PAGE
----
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Pemex pipeline explosion Nopala, Hidalgo An explosion in Nopala, Hidalgo, in January caused by fuel theft from a Pemex pipeline.

Fuel theft on the rise again but the loss to Pemex is still a fraction of what it was

Crackdowns have saved the company US $10.4 billion, but illegal taps are up 14.6%

The federal government has drastically reduced fuel theft since it took office in late 2018, but the crime still cost the state oil company Pemex a significant amount of money over the past three years and is now on the rise again.

Information obtained by the newspaper Milenio via freedom of information requests showed that fuel theft cost Pemex 2.46 billion pesos (US $123.6 million) between 2019 and 2021. The figure represents a loss of just under 2.25 million pesos (almost US $112,000) per day in the three-year period.

While the loss over the past three years is substantial, it is in fact a 98% decrease compared to that incurred by Pemex in the final three years of the government led by former president Enrique Peña Nieto. Pemex said in a 2019 report that fuel theft cost the company 147.2 billion pesos (US $7.4 billion at today’s exchange rate) between 2016 and 2018.

The huge decrease in losses emphasizes the vast size of the fuel theft problem inherited by the current government. While AMLO’s administration has succeeded in reducing its incidence compared to the final years of the Peña Nieto government, data shows that illegal taps on state-owned pipelines increased by 14.6% in the first quarter of this year compared to the same period in 2021.

former president Enrique Peña Nieto
Fuel theft cost Pemex 98% less in losses during AMLO’s administration than in the final three years of former President Enrique Peña Nieto’s. Government of Mexico

Authorities detected 3,199 taps between January and March, an increase of 409 compared to the first quarter of 2021.

Just over 45% of the total – 1,454 – were detected in Hidalgo, where an explosion on a tapped pipeline killed almost 140 people in 2019. Pipeline taps in the state increased 17% annually in the first quarter.

México state and Puebla ranked second and third, respectively, for pipeline taps in the first three months of the year with 477 in the former state and 267 in the latter.

Cuatepec de Hinojosa, a Hidalgo municipality on that state’s border with Puebla, is currently Mexico’s fuel theft capital with more taps detected there than in any other municipality.

Despite the recent increase in taps, Security Minister Rosa Icela Rodríguez said Monday that the government is achieving “encouraging results” in its ongoing fight against fuel theft.

Speaking at President López Obrador’s morning press conference, she highlighted that 72,000 barrels of fuel were stolen every day when the government took office, while the figure for April was 6,700 barrels per day (bpd), a reduction of over 90%. The savings generated by the government’s military-led crackdown on fuel theft between December 2018 and April 2022 are estimated to be just over 206 billion pesos (US $10.4 billion), Rodríguez said.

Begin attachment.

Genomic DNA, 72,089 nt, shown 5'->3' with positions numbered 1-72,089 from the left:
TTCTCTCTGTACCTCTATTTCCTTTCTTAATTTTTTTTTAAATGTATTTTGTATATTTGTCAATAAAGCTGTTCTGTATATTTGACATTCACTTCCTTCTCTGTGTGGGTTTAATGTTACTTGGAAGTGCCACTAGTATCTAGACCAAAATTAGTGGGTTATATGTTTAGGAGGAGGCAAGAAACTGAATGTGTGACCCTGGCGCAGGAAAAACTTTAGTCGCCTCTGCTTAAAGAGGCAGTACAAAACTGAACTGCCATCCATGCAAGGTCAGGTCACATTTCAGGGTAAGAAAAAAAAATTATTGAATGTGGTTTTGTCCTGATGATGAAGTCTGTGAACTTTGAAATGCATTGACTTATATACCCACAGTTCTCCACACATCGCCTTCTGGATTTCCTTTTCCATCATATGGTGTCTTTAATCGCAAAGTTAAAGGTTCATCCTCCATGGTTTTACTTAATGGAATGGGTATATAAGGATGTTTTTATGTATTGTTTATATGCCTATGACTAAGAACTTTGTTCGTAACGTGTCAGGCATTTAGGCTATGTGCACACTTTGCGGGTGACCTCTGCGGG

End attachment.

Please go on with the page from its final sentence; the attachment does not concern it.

She presented additional data that showed that the volume of fuel stolen has recently increased. The figure rose to 5,800 bpd in March from 4,500 bpd in February before jumping 15.5% in the space of a month to 6,700 bpd in April.

The International Crisis Group, an NGO, warned earlier this year that Russia’s invasion of Ukraine could make fuel theft more lucrative and prevalent in Mexico, but it was unclear whether the recent spike was related to that conflict.

Mexican soldier guarding gas pipelines in Hidalgo
A soldier in Hidalgo, part of a deployment of soldiers guarding 327 kilometers of pipelines across the state.

National Defense Minister Luis Cresencio Sandoval told López Obrador’s Monday press conference that the military is carrying out operations in rural and urban areas to detect illegal taps on pipelines.

“The deployment has been strengthened with a greater number of elements,” he said, adding that military aircraft support the efforts.

Sandoval also said that the military and the National Guard conduct operations to seize stolen fuel. Security forces check the documentation of tanker trucks traveling on the nation’s highways and carry out “administrative visits” to gas stations, he said.

The army chief explained that soldiers monitor the flow of fuel through the nation’s pipelines from Pemex headquarters in Mexico City to detect illegal taps and highlighted that the military has a coordinating center in Hidalgo.

The overarching aim, he said, is to strengthen the anti-fuel theft strategy in order to reduce the incidence of a crime that has once again begun to grow.

Almost 850 pipeline taps were detected and repaired over the past month while 761,000 liters of stolen fuel were recovered, data shows. In the same period, authorities seized 135 vehicles and six properties used by fuel thieves and detained 31 people.

With reports from Milenio

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